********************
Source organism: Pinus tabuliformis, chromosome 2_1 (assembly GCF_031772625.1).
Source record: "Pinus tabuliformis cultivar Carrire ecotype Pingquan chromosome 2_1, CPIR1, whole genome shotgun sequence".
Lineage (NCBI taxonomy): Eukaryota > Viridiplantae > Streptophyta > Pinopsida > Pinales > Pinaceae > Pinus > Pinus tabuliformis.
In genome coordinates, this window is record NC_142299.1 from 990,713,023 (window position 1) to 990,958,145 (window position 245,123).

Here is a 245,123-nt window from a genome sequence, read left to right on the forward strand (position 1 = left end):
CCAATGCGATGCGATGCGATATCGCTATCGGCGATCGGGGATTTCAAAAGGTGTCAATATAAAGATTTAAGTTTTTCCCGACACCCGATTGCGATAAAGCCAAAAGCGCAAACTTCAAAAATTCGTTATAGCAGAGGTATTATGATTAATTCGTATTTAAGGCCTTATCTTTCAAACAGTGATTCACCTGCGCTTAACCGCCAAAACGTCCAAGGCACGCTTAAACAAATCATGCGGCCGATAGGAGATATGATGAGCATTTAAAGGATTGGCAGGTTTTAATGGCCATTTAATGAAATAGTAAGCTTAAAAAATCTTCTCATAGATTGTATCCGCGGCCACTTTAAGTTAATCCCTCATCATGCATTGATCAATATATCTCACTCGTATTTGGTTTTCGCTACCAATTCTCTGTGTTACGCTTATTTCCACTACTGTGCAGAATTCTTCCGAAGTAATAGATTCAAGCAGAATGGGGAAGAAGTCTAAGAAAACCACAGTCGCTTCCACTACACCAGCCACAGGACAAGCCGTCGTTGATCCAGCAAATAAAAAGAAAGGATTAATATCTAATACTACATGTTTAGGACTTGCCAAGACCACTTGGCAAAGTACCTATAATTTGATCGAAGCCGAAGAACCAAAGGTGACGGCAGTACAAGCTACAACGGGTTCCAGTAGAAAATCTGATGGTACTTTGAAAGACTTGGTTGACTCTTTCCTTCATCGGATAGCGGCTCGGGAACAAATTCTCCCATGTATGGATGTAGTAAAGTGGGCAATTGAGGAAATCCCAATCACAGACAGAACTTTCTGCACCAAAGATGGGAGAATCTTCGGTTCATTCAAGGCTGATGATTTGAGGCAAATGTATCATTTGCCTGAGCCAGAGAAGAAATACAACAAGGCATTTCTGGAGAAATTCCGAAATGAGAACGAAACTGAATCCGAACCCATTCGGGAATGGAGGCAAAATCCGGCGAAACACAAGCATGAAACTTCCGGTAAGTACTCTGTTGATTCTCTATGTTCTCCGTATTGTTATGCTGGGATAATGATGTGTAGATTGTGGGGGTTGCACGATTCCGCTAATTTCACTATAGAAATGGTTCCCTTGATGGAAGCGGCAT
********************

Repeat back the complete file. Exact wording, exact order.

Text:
Source organism: Pinus tabuliformis, chromosome 2_1 (assembly GCF_031772625.1).
Source record: "Pinus tabuliformis cultivar Carrire ecotype Pingquan chromosome 2_1, CPIR1, whole genome shotgun sequence".
Lineage (NCBI taxonomy): Eukaryota > Viridiplantae > Streptophyta > Pinopsida > Pinales > Pinaceae > Pinus > Pinus tabuliformis.
In genome coordinates, this window is record NC_142299.1 from 990,713,023 (window position 1) to 990,958,145 (window position 245,123).

Here is a 245,123-nt window from a genome sequence, read left to right on the forward strand (position 1 = left end):
CCAATGCGATGCGATGCGATATCGCTATCGGCGATCGGGGATTTCAAAAGGTGTCAATATAAAGATTTAAGTTTTTCCCGACACCCGATTGCGATAAAGCCAAAAGCGCAAACTTCAAAAATTCGTTATAGCAGAGGTATTATGATTAATTCGTATTTAAGGCCTTATCTTTCAAACAGTGATTCACCTGCGCTTAACCGCCAAAACGTCCAAGGCACGCTTAAACAAATCATGCGGCCGATAGGAGATATGATGAGCATTTAAAGGATTGGCAGGTTTTAATGGCCATTTAATGAAATAGTAAGCTTAAAAAATCTTCTCATAGATTGTATCCGCGGCCACTTTAAGTTAATCCCTCATCATGCATTGATCAATATATCTCACTCGTATTTGGTTTTCGCTACCAATTCTCTGTGTTACGCTTATTTCCACTACTGTGCAGAATTCTTCCGAAGTAATAGATTCAAGCAGAATGGGGAAGAAGTCTAAGAAAACCACAGTCGCTTCCACTACACCAGCCACAGGACAAGCCGTCGTTGATCCAGCAAATAAAAAGAAAGGATTAATATCTAATACTACATGTTTAGGACTTGCCAAGACCACTTGGCAAAGTACCTATAATTTGATCGAAGCCGAAGAACCAAAGGTGACGGCAGTACAAGCTACAACGGGTTCCAGTAGAAAATCTGATGGTACTTTGAAAGACTTGGTTGACTCTTTCCTTCATCGGATAGCGGCTCGGGAACAAATTCTCCCATGTATGGATGTAGTAAAGTGGGCAATTGAGGAAATCCCAATCACAGACAGAACTTTCTGCACCAAAGATGGGAGAATCTTCGGTTCATTCAAGGCTGATGATTTGAGGCAAATGTATCATTTGCCTGAGCCAGAGAAGAAATACAACAAGGCATTTCTGGAGAAATTCCGAAATGAGAACGAAACTGAATCCGAACCCATTCGGGAATGGAGGCAAAATCCGGCGAAACACAAGCATGAAACTTCCGGTAAGTACTCTGTTGATTCTCTATGTTCTCCGTATTGTTATGCTGGGATAATGATGTGTAGATTGTGGGGGTTGCACGATTCCGCTAATTTCACTATAGAAATGGTTCCCTTGATGGAAGCGGCAT